Reintermediation: Bringing Back the Middle Men (and Women)
Disintermediation was one of the biggest buzzwords of the first dotcom boom. It means ‘taking out the middle man’ and that’s exactly what the first wave of internet and web services did.
Websites gave customers much more direct access to suppliers, enabling lower prices in the process. No need for a distributor or wholesaler and a network of retailers if you can sell products directly from your factory warehouse online. Publishing information became so cheap that it was cost-effective to publish everything rather than just a selection of content chosen by an editor (another middle man).
This has been great for choice, with the near-infinite ‘long tail’ ensuring products and content to fit almost every niche.
The advantage of middle men (and women) is that they aggregate and filter, cutting out the crap and highlighting the gold. In doing away with the intermediaries we lost a lot of this function. But it is returning, in new, more efficient forms.
It starts with the creators of content, be they vendors, retailers, advertisers or media. Increasingly they are trying to personalise the content they deliver to customers using acquired or built profiles. Land on their website and you are likely to see content tailored to your interests: shoes in your style, stories about topics you have previously shown interest in, adverts for products you have previously examined.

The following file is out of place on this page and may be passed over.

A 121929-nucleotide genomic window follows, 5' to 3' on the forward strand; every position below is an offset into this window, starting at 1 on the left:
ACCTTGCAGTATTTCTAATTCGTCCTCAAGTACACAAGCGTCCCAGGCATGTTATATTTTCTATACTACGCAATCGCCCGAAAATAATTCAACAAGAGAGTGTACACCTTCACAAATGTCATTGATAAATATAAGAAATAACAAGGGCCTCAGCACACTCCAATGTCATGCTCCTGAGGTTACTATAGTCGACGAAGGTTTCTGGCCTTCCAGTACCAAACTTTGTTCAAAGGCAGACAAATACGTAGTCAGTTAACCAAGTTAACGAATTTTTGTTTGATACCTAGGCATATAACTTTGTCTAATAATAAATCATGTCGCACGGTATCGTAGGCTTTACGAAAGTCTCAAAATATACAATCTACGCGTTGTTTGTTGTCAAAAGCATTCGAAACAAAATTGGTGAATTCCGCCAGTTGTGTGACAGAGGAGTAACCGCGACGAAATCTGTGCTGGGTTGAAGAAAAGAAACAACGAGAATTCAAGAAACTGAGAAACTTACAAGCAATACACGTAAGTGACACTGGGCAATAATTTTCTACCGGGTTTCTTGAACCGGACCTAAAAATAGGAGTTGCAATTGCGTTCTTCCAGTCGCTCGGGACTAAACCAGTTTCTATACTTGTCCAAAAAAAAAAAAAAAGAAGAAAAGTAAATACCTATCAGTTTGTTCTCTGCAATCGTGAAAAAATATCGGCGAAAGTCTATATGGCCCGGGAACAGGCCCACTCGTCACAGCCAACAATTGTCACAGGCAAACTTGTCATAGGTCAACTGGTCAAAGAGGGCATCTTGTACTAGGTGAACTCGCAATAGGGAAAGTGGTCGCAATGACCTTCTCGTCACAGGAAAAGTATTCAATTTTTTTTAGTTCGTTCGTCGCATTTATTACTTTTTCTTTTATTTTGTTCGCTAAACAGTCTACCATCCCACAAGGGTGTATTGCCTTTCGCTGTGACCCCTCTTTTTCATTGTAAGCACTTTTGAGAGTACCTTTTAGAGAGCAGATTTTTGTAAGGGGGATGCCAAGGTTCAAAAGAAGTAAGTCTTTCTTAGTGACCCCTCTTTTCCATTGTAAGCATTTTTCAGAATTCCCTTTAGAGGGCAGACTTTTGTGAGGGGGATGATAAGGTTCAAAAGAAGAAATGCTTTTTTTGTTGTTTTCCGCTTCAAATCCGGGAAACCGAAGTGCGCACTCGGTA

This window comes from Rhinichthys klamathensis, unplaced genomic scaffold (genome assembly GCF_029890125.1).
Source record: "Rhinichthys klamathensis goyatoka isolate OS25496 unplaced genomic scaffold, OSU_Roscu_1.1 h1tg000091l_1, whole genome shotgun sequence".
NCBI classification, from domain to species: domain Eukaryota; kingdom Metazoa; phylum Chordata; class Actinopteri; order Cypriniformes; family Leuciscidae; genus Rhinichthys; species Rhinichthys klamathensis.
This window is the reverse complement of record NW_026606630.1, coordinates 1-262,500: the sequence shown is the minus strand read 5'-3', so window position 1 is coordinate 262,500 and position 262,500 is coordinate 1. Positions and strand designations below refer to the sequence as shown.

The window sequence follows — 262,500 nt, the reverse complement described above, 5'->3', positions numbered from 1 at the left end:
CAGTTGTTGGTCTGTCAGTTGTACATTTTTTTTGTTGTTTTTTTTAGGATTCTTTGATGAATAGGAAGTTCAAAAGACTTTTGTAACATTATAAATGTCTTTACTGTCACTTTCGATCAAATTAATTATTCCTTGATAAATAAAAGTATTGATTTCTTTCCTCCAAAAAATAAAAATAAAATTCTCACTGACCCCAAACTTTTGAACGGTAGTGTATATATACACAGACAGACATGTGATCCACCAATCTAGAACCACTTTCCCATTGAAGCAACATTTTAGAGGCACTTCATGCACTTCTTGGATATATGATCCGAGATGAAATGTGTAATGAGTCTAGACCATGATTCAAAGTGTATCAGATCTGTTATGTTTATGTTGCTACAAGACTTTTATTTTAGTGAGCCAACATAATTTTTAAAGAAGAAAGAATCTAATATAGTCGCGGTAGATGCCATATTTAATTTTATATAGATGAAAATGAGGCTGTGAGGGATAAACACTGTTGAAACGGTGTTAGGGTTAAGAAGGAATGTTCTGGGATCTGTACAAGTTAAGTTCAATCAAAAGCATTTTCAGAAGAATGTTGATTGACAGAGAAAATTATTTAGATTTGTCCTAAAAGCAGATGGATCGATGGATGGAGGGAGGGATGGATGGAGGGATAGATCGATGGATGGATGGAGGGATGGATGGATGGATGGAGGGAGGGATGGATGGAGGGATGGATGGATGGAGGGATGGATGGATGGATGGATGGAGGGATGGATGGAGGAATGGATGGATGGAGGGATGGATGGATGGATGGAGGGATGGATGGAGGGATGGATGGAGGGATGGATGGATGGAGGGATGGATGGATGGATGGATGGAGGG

Then there are the curators: human or automated intermediaries assembling coherent feeds of information. This could be users if twitter, focused on a single topic. It could be topic-based aggregated feeds in apps like Flipboard or Feedly.
Then there are the smart user agents: programmable software that does the search on our behalf. Think Google Alerts as a basic example. A piece of software that we own or that sits in the cloud, that will take some parameters and get to know us like a supercharged global TiVo. One that pro-actively filters the morass of content available online and brings us only the most relevant morsels to our interests.
This has its risks: it could be easy to hide in a bubble of selected information, ignorant of world events. But I know plenty of people for whom this is life today. Those of us who like to be informed will remain so.
These new middle-men, women and robots represent one of the most interesting new business opportunities on the web. The most important question is who will own the very personal data collected about our preferences? The profiles that these smart agents will collect — across media, over the course of years — will be incredibly rich.
Will we let the cloud giants — Google, Amazon — own this data? Or will we insist on holding it ourselves?